People with type 2 diabetes may benefit more from eating a large low calorie breakfast rich in protein and fat instead of a low-calorie morning meal, new research suggests.
Hadas Rabinovitz, from the Hebrew University of Jerusalem in Rehovot, Israel, and colleagues assessed blood glucose control and hormone profile in 59 adults with type 2 diabetes who were randomly assigned to either a big or small balanced breakfast group.
The big breakfast contained one third of the daily calories that the diabetic patients would have, with a higher percentage of protein and fat, while the small breakfast contained only 12.5 percent of their total daily energy intake.
After 13 weeks, significantly larger reductions in blood glucose levels and systolic blood pressure were reported among those in the big breakfast group, as well as greater improvements in fasting glucose and reductions in hunger levels during the day.
The researchers also found that one third of the big breakfast eaters were able to reduce their dependency on diabetes drugs, whereas 17% of the small breakfast group had to increase the amount of medication needed during the trial.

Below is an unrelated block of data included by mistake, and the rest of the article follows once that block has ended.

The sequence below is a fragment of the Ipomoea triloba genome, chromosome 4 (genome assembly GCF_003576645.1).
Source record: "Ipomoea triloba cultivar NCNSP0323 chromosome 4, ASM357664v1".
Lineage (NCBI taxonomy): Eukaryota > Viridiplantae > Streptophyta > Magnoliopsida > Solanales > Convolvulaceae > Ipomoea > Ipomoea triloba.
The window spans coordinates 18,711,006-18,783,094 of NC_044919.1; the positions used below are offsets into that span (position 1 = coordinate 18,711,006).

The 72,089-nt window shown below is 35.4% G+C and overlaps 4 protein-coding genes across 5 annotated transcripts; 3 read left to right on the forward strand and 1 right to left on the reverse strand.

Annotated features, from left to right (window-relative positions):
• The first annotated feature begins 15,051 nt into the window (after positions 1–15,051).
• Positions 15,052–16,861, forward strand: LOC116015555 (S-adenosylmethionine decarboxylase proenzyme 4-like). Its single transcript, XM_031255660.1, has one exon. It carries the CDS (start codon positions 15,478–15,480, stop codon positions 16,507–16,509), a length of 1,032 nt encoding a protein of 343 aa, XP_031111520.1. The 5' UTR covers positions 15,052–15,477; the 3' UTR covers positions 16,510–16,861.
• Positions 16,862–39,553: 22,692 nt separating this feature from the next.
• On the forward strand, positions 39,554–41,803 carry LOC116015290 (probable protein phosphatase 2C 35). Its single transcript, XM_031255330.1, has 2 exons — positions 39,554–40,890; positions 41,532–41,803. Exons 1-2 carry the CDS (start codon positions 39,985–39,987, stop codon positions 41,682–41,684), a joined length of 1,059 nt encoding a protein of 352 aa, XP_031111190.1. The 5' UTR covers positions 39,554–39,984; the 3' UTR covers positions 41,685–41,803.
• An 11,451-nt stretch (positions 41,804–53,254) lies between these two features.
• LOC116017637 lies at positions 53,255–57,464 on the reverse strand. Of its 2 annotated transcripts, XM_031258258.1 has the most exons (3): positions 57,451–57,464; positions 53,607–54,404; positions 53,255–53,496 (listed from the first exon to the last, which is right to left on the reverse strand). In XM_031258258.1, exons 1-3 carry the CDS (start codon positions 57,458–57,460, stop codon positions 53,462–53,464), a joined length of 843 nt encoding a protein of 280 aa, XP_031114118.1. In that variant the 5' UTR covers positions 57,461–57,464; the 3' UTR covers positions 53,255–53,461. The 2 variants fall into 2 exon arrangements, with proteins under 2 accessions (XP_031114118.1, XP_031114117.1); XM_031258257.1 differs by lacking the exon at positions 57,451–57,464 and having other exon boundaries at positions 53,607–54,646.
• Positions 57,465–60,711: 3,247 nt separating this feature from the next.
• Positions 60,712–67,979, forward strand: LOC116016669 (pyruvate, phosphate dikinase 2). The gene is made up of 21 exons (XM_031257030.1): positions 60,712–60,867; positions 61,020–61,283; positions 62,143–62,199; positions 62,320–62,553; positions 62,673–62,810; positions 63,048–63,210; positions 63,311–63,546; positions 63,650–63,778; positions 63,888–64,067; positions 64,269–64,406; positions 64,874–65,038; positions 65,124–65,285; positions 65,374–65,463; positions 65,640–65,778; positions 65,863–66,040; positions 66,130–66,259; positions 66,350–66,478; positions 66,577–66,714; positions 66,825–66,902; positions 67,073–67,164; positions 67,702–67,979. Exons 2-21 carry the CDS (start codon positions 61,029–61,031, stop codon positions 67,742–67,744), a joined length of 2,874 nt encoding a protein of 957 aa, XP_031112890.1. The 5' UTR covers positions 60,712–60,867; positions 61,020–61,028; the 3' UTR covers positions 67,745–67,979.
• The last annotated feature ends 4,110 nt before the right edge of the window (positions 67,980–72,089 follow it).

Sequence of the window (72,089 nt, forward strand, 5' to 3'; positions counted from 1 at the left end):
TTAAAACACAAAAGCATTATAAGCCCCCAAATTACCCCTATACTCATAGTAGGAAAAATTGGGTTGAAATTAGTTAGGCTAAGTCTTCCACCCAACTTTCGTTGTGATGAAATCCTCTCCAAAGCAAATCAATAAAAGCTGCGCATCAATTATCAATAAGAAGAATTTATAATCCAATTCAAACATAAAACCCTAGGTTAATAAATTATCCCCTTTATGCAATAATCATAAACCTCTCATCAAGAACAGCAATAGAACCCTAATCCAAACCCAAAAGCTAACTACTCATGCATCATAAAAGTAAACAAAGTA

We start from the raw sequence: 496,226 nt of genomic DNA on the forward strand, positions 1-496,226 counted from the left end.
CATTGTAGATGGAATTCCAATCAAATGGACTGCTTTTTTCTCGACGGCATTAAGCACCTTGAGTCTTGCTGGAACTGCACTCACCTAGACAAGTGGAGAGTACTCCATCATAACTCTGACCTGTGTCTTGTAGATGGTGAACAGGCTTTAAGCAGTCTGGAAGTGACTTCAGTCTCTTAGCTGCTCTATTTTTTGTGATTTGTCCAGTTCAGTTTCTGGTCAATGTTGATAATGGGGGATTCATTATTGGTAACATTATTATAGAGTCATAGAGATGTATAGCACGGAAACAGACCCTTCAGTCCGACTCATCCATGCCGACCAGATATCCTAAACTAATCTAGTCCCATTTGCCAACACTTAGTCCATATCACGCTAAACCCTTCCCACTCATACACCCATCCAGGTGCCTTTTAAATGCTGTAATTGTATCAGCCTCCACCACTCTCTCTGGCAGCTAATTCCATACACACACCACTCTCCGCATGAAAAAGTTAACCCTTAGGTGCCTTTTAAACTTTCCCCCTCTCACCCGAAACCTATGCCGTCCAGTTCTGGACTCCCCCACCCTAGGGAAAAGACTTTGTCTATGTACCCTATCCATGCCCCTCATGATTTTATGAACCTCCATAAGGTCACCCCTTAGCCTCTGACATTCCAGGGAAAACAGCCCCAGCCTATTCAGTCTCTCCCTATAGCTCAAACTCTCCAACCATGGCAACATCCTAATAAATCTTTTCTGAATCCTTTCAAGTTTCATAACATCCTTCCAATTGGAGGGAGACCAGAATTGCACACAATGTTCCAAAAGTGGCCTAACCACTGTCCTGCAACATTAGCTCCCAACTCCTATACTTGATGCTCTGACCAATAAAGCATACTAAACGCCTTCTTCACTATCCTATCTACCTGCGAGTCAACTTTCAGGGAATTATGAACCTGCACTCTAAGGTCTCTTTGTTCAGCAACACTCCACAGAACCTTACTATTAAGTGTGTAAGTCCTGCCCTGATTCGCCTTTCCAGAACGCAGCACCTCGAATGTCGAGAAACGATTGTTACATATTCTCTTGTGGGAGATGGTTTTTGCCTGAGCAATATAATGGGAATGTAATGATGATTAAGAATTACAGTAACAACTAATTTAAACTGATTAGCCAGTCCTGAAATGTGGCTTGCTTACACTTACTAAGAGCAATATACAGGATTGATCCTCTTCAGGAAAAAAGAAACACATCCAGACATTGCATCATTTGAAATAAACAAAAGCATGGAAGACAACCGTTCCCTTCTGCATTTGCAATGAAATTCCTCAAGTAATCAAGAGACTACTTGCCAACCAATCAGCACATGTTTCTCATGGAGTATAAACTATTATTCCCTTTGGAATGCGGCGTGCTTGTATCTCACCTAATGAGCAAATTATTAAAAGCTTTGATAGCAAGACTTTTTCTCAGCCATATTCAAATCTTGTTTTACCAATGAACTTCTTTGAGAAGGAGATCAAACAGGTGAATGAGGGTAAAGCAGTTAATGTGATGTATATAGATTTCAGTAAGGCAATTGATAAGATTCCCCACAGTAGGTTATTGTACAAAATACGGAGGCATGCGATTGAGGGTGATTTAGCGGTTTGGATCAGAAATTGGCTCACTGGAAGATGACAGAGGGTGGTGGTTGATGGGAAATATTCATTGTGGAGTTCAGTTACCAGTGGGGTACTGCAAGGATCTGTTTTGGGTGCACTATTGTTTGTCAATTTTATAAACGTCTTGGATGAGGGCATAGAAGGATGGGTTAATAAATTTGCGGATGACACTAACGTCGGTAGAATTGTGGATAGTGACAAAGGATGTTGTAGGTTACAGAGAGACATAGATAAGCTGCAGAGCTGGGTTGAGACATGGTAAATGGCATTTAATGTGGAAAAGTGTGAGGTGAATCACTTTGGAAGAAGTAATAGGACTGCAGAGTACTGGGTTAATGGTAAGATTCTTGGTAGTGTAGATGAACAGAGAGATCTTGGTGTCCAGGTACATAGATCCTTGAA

Dr. Rabinovitz said in a press release: “As the study progressed, we found that hunger scores increased significantly in the small breakfast group while satiety scores increased in the big breakfast group. In addition, the big breakfast group reported a reduced urge to eat and a less preoccupation with food, while the small breakfast group had increased preoccupation with food and a greater urge to eat over time.
“A simple dietary manipulation of [a] big breakfast diet rich in protein and fat appears to have additional benefits compared to a conventional low calorie diet in individuals with type 2 diabetes,” Rabinovitz and colleagues concluded.
The findings were presented last week at the annual meeting of the European Association for the Study of Diabetes in Barcelona.

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